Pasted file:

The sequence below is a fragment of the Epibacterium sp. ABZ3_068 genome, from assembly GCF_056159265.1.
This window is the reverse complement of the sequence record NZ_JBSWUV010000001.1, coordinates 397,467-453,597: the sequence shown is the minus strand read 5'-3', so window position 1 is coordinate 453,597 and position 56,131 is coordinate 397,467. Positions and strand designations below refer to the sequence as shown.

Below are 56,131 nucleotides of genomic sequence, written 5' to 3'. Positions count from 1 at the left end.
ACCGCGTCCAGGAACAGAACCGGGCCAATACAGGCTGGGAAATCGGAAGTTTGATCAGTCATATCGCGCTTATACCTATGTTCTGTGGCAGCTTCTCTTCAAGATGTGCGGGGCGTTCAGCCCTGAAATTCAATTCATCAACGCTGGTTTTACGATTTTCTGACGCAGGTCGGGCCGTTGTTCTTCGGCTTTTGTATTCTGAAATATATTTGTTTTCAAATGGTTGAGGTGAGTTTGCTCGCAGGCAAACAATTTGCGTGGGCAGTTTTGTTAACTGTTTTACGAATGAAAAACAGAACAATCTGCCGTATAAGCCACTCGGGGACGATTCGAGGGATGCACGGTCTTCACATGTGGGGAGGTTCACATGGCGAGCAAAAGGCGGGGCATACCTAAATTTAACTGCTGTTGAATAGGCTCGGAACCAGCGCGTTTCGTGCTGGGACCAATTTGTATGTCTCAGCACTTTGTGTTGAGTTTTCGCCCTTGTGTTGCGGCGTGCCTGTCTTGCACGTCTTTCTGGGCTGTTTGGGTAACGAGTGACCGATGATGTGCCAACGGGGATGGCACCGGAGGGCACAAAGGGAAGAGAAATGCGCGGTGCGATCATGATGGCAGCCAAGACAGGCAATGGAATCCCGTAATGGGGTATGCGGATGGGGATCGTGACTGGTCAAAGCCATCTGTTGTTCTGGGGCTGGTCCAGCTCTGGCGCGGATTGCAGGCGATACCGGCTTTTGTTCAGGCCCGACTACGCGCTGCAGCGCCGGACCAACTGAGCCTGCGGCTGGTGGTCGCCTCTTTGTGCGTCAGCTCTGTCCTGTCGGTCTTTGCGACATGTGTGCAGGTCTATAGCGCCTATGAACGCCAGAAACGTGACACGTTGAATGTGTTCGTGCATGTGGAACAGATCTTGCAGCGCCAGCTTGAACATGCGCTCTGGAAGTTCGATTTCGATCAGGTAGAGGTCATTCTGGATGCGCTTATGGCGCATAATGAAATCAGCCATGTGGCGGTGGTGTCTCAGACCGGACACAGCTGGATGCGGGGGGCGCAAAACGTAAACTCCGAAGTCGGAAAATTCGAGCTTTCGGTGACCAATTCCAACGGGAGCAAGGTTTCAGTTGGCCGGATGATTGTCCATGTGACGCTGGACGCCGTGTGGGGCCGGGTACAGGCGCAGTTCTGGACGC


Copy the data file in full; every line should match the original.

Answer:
The sequence below is a fragment of the Epibacterium sp. ABZ3_068 genome, from assembly GCF_056159265.1.
This window is the reverse complement of the sequence record NZ_JBSWUV010000001.1, coordinates 397,467-453,597: the sequence shown is the minus strand read 5'-3', so window position 1 is coordinate 453,597 and position 56,131 is coordinate 397,467. Positions and strand designations below refer to the sequence as shown.

Below are 56,131 nucleotides of genomic sequence, written 5' to 3'. Positions count from 1 at the left end.
ACCGCGTCCAGGAACAGAACCGGGCCAATACAGGCTGGGAAATCGGAAGTTTGATCAGTCATATCGCGCTTATACCTATGTTCTGTGGCAGCTTCTCTTCAAGATGTGCGGGGCGTTCAGCCCTGAAATTCAATTCATCAACGCTGGTTTTACGATTTTCTGACGCAGGTCGGGCCGTTGTTCTTCGGCTTTTGTATTCTGAAATATATTTGTTTTCAAATGGTTGAGGTGAGTTTGCTCGCAGGCAAACAATTTGCGTGGGCAGTTTTGTTAACTGTTTTACGAATGAAAAACAGAACAATCTGCCGTATAAGCCACTCGGGGACGATTCGAGGGATGCACGGTCTTCACATGTGGGGAGGTTCACATGGCGAGCAAAAGGCGGGGCATACCTAAATTTAACTGCTGTTGAATAGGCTCGGAACCAGCGCGTTTCGTGCTGGGACCAATTTGTATGTCTCAGCACTTTGTGTTGAGTTTTCGCCCTTGTGTTGCGGCGTGCCTGTCTTGCACGTCTTTCTGGGCTGTTTGGGTAACGAGTGACCGATGATGTGCCAACGGGGATGGCACCGGAGGGCACAAAGGGAAGAGAAATGCGCGGTGCGATCATGATGGCAGCCAAGACAGGCAATGGAATCCCGTAATGGGGTATGCGGATGGGGATCGTGACTGGTCAAAGCCATCTGTTGTTCTGGGGCTGGTCCAGCTCTGGCGCGGATTGCAGGCGATACCGGCTTTTGTTCAGGCCCGACTACGCGCTGCAGCGCCGGACCAACTGAGCCTGCGGCTGGTGGTCGCCTCTTTGTGCGTCAGCTCTGTCCTGTCGGTCTTTGCGACATGTGTGCAGGTCTATAGCGCCTATGAACGCCAGAAACGTGACACGTTGAATGTGTTCGTGCATGTGGAACAGATCTTGCAGCGCCAGCTTGAACATGCGCTCTGGAAGTTCGATTTCGATCAGGTAGAGGTCATTCTGGATGCGCTTATGGCGCATAATGAAATCAGCCATGTGGCGGTGGTGTCTCAGACCGGACACAGCTGGATGCGGGGGGCGCAAAACGTAAACTCCGAAGTCGGAAAATTCGAGCTTTCGGTGACCAATTCCAACGGGAGCAAGGTTTCAGTTGGCCGGATGATTGTCCATGTGACGCTGGACGCCGTGTGGGGCCGGGTACAGGCGCAGTTCTGGACGC